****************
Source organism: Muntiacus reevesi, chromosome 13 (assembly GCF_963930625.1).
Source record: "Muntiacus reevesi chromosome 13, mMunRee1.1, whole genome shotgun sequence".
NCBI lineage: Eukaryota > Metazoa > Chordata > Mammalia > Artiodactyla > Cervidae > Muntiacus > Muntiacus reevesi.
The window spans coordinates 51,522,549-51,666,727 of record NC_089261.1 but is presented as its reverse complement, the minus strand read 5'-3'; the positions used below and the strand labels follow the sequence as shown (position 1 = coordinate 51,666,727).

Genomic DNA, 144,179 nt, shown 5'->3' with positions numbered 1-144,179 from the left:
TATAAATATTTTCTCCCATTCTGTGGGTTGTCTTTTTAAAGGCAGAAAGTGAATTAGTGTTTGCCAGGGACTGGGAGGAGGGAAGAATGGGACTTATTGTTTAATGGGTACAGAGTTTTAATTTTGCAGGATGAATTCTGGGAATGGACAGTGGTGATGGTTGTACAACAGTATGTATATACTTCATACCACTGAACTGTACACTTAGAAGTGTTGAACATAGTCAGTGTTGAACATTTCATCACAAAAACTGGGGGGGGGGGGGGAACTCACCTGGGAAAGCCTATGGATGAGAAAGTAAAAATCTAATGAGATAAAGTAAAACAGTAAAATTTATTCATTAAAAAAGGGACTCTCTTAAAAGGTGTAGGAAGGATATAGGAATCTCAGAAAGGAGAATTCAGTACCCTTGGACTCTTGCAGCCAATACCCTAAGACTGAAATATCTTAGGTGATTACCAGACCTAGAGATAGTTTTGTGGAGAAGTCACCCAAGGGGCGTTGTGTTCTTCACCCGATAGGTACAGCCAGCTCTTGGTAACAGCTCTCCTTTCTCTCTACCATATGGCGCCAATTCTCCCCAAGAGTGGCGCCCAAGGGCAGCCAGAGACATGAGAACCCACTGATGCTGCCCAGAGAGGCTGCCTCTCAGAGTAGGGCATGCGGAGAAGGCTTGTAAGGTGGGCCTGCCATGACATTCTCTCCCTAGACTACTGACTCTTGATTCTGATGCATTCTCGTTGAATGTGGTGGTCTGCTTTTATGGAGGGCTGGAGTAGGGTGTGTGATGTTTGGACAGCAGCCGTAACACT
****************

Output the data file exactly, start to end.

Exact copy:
Source organism: Muntiacus reevesi, chromosome 13 (assembly GCF_963930625.1).
Source record: "Muntiacus reevesi chromosome 13, mMunRee1.1, whole genome shotgun sequence".
NCBI lineage: Eukaryota > Metazoa > Chordata > Mammalia > Artiodactyla > Cervidae > Muntiacus > Muntiacus reevesi.
The window spans coordinates 51,522,549-51,666,727 of record NC_089261.1 but is presented as its reverse complement, the minus strand read 5'-3'; the positions used below and the strand labels follow the sequence as shown (position 1 = coordinate 51,666,727).

Genomic DNA, 144,179 nt, shown 5'->3' with positions numbered 1-144,179 from the left:
TATAAATATTTTCTCCCATTCTGTGGGTTGTCTTTTTAAAGGCAGAAAGTGAATTAGTGTTTGCCAGGGACTGGGAGGAGGGAAGAATGGGACTTATTGTTTAATGGGTACAGAGTTTTAATTTTGCAGGATGAATTCTGGGAATGGACAGTGGTGATGGTTGTACAACAGTATGTATATACTTCATACCACTGAACTGTACACTTAGAAGTGTTGAACATAGTCAGTGTTGAACATTTCATCACAAAAACTGGGGGGGGGGGGGGAACTCACCTGGGAAAGCCTATGGATGAGAAAGTAAAAATCTAATGAGATAAAGTAAAACAGTAAAATTTATTCATTAAAAAAGGGACTCTCTTAAAAGGTGTAGGAAGGATATAGGAATCTCAGAAAGGAGAATTCAGTACCCTTGGACTCTTGCAGCCAATACCCTAAGACTGAAATATCTTAGGTGATTACCAGACCTAGAGATAGTTTTGTGGAGAAGTCACCCAAGGGGCGTTGTGTTCTTCACCCGATAGGTACAGCCAGCTCTTGGTAACAGCTCTCCTTTCTCTCTACCATATGGCGCCAATTCTCCCCAAGAGTGGCGCCCAAGGGCAGCCAGAGACATGAGAACCCACTGATGCTGCCCAGAGAGGCTGCCTCTCAGAGTAGGGCATGCGGAGAAGGCTTGTAAGGTGGGCCTGCCATGACATTCTCTCCCTAGACTACTGACTCTTGATTCTGATGCATTCTCGTTGAATGTGGTGGTCTGCTTTTATGGAGGGCTGGAGTAGGGTGTGTGATGTTTGGACAGCAGCCGTAACACT